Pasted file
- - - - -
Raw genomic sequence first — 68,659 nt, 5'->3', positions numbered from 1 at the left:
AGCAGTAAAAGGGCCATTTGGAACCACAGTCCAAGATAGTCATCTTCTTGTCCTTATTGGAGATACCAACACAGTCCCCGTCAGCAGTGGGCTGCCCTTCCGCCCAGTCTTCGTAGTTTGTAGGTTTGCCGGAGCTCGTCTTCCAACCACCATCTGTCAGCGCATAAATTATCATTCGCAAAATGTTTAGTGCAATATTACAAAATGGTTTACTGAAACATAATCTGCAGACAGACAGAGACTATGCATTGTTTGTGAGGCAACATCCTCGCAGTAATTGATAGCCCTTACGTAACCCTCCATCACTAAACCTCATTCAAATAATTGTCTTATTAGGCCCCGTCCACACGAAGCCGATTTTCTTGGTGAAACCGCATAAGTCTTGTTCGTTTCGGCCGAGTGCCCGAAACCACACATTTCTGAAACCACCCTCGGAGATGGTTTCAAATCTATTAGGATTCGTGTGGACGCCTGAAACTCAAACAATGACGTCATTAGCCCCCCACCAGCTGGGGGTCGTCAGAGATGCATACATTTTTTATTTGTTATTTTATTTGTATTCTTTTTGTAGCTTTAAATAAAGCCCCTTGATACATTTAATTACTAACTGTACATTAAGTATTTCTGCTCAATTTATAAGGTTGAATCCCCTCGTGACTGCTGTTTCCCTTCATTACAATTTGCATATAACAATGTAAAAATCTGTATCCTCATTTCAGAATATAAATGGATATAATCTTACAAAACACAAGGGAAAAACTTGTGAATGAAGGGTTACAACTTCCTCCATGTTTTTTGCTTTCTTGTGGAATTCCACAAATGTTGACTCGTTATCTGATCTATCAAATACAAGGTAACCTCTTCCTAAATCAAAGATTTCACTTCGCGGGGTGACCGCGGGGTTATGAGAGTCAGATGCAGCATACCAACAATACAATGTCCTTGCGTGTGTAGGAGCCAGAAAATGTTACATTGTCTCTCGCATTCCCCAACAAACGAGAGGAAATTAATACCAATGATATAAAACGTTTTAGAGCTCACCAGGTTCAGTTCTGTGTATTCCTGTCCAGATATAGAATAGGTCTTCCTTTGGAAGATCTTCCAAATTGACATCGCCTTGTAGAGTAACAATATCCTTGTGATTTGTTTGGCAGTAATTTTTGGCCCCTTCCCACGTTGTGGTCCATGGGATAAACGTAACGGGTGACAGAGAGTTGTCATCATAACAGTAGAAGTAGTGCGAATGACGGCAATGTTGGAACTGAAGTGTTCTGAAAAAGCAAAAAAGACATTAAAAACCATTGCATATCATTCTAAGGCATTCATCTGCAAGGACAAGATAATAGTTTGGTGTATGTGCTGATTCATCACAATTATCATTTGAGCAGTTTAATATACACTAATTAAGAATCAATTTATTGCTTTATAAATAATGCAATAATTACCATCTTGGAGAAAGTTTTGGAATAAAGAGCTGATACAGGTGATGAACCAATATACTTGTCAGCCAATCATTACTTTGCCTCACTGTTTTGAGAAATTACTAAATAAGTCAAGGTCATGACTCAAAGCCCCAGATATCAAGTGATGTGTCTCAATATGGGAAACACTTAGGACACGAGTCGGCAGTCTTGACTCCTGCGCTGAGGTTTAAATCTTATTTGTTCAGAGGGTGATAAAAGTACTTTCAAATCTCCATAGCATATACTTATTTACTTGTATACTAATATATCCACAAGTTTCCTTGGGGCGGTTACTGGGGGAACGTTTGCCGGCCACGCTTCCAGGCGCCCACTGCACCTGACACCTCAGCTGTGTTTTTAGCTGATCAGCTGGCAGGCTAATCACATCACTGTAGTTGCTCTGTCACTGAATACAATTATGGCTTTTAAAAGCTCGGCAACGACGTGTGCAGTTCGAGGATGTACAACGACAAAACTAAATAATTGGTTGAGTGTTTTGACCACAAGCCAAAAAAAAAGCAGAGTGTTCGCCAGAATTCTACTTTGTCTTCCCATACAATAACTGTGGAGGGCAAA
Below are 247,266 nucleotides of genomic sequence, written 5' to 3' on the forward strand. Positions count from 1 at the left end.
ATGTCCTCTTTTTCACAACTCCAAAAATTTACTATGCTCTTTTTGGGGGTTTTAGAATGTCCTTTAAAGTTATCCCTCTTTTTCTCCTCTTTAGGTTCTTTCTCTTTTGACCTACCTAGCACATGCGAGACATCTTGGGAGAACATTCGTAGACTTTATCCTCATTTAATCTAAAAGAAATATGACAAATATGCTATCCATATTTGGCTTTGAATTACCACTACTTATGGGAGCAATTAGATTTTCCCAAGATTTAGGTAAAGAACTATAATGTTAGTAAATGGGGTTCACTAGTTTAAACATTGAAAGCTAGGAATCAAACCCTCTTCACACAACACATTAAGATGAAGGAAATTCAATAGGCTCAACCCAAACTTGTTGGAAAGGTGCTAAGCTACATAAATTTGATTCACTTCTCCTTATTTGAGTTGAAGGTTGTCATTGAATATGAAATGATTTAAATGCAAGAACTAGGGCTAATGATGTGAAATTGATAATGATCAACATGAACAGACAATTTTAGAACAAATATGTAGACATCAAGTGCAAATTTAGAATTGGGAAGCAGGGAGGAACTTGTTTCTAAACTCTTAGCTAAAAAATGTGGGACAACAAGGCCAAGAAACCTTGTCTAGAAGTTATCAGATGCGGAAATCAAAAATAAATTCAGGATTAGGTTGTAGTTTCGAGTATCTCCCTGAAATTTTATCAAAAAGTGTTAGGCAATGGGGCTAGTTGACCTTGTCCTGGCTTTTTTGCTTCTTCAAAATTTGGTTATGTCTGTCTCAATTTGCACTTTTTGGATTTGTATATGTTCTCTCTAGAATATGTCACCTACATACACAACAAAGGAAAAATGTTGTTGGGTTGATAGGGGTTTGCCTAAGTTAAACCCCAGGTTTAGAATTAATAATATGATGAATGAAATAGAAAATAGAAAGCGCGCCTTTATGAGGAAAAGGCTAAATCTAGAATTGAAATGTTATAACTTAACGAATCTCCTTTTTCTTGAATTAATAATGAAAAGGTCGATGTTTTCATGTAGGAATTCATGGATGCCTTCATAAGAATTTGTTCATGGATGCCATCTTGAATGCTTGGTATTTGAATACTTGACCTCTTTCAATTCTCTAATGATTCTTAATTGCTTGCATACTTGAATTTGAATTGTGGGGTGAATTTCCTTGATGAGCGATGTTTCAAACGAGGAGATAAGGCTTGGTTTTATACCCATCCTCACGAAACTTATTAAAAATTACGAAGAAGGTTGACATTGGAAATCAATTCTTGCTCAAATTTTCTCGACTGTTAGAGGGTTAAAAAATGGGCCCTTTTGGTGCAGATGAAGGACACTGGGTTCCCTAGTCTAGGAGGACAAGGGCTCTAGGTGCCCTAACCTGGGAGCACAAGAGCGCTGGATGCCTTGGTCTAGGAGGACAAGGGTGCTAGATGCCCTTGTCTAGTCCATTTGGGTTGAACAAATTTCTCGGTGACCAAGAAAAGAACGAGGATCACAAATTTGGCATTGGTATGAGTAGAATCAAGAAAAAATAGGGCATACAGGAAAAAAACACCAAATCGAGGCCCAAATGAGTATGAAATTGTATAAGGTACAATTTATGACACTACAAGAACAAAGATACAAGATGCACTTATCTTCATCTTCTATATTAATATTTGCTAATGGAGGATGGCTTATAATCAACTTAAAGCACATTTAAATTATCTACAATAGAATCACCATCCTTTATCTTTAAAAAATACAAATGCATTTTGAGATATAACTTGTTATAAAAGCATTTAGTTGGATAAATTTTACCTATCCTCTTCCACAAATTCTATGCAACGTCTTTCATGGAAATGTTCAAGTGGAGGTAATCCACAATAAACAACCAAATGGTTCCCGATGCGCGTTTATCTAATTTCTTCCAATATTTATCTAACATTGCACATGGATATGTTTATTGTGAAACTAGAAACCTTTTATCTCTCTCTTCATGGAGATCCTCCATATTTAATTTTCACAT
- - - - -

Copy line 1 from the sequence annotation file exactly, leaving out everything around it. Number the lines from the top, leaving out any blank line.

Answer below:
Raw genomic sequence first — 68,659 nt, 5'->3', positions numbered from 1 at the left: